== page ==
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Being a student of Chamorro over the past year and counting has been quite a journey. As we begin this new month of honoring and seeking to perpetuate the ancient language of the Taotao Chamoru, I’d like to offer a few reflections on what it has meant to me to be a student and some of the challenges and learning experiences that I have faced.
Immersion is (still, always) the best, most natural method. Just auditory repetition, and then oral repetition. Slowly the more familiar phrases will become firmer in your memory, and their grammar will help you remember the rules for other phrases and complete sentences as well.
Don’t skip the foundation. At first (and sometimes still now), I would mix up my pronouns or use the wrong verb because I had rushed through or ignored that part of the lesson. You have to learn the scales before you can play Mozart (or — let’s be more realistic — “Chopsticks”).
Be very careful where your language instruction comes from. In an ideal linguistic world, all the Chamorro-language-related media and products out there would give you a good, solid idea of the pronunciation and the grammar. But, a few (at least) actually fall short of this. While celebrating some aspects of i Kotturan Chamoru very movingly, and being probably very well-meaning efforts, some Chamorro-based or -focused media/materials do not really teach anyone to speak or use the language properly and are not actually produced by people who speak the Chamorro language fluently (or at all). So, be careful. Don’t fall for the flashy PR campaigns or the government grants and all of that flimflam. Look for actual substance — for people who can speak the language fluently and are trained in pedagogy.
Hurao Academy and Sågan Kotturan Chamoru and the Chamorro Studies Program at UOG have substance. There, you will find Chamorro language and culture being passed on to younger generations by indigenous Chamorro people who are both fluent in the language and skilled in the culture — people who are both truly, unapologetically passionate about what they do and very much open to including their broader community in the effort as well.
Supplement your linguistic education with cultural experience. Commentary to one of Chamorro poet Cecelia Perez’s poems suggests that experiencing and performing culture (weaving, harvesting indigenous produce, etc.) is an amazing way to understand the Taotao Mo’na who practiced these traditions long ago.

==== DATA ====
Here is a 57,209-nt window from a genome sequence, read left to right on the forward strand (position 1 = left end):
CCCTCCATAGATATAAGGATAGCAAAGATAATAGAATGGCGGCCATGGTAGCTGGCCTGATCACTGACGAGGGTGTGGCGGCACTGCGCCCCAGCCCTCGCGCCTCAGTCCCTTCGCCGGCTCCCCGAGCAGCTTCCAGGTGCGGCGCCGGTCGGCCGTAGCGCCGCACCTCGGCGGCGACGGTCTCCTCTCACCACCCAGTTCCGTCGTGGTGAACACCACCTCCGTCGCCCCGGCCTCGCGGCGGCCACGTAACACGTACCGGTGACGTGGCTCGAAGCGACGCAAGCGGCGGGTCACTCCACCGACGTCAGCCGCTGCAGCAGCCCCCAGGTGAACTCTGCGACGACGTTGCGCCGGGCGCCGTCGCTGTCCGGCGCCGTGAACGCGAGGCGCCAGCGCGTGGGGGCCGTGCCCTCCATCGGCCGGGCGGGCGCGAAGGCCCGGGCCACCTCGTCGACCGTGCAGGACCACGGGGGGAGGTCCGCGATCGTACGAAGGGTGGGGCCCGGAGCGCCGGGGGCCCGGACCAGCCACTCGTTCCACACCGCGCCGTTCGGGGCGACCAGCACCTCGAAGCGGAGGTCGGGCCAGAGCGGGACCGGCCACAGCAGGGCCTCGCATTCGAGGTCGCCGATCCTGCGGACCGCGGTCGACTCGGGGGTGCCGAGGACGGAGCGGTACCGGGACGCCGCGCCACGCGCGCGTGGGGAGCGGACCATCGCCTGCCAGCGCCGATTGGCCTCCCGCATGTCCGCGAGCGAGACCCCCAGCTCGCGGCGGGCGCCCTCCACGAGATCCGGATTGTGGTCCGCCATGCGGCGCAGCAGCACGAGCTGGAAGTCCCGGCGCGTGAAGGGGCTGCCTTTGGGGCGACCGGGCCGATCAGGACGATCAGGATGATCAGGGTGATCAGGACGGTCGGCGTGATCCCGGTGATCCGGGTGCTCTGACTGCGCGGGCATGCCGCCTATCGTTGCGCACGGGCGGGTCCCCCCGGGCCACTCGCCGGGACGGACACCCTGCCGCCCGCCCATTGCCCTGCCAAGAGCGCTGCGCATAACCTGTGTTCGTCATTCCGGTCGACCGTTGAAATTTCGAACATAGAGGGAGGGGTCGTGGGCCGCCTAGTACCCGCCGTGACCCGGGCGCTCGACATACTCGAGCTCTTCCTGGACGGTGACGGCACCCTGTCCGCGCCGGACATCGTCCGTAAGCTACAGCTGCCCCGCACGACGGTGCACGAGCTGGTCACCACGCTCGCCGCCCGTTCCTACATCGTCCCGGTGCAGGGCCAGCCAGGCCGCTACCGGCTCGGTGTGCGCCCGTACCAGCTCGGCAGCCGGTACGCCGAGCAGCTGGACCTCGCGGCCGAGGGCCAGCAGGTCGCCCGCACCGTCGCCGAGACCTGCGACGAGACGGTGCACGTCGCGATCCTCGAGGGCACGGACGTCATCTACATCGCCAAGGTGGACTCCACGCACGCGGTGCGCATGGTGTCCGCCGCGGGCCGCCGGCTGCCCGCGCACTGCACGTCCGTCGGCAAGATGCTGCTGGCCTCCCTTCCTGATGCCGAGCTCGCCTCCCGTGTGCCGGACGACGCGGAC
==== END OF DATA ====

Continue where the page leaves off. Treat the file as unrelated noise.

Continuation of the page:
About 40% of the Chamorro language demonstrates heavy Spanish influence, the result of Spanish colonization. I admire and I fully, fully support the Fino’ Håya movement, which is so beautiful, but I also want to show respect for the many fluent native speakers of Chamorro (especially elders) who do regularly use the Spanish-derived words. In my own usage, I definitely make a serious effort to use the Malayo-Austronesian terms (or modern variations!) over the Latinate ones as much as possible. This is for my own educational goals. It’s important to be a listener and a learner, for me, personally, and not impose my own ideas on the culture or the language.
You see, I am not of Chamorro (or indigenous Pacific Islander) descent. However, studying the language — both in informal settings like Dr. Bevacqua’s free Friday noon classes at Java Junction and in more formal ones like Ms. Mendiola’s classroom at the university — has given me an appreciation not only for the beauty of this ancient Malayo-Austronesian language, but for the Chamorro people and culture as well. I’ve gotten involved to a small extent with the ongoing struggle for self-determination and become more aware of the political situation in which I am living here on Guam. I think it would behoove anyone who is living on Guam or wants to know more about the situation here to give some honor to the ancient people of this land and learn enough of their language and culture to be able to show respect for the Chamorro people today, their descendents.
Engaging in conversation gi Fino’ Chamoru (in the Chamorro language) and being forced to construct sentences on the fly, as it were, is probably the best learning tool I could recommend. It is thrilling and daunting, but it really works. That is how you learn — with a fluent Chamorro speaker, who readily corrects you and explains the proper usage — and surrounded by fluent Chamorro speakers, who use the language in everyday speech.
Writing gi Fino’ Chamoru has helped me also. I spent maybe two or three hours sweating madly over an essay on breastfeeding (back when I was all enraged at UOG professors kicking students out of class for breastfeeding — despite the Nana yan Påtgon Act) gi Fino’ Chamoru. It was bloody, sweaty, grueling work for me. For anyone who actually knew Chamorro, the essay probably would have seemed quite rudimentary! But for me, it was an intensely beneficial learning experience. (The essay began just as a challenge I assigned myself, but I ended up sending it in to the PDN.)
“Repetition is the mother of all learning,” a long-ago math teacher told me, and nothing could be truer. As a teacher myself, I try to keep that in mind.
Translating written material from English into Chamorro was also beneficial. I have come to learn a little more about the Chamorro language’s structure this way. It’s not easy, but it’s useful especially in learning new vocabulary words.
I’ve heard various ways people have attained fluency in adulthood. One woman told me she had taught herself Chamorro by listening to it on tapes. Really, immersion in a Chamorro-only environment would be the ideal way for me, I think. Since I cannot have that, I am progressing more slowly, but I am determined to continue.
Learning a new language is such a gift for our brain. It is difficult, but amazingly rewarding. I hope you all will find inspiration and joy in the Chamorro language this month.
Biba Fino’ Chamoru!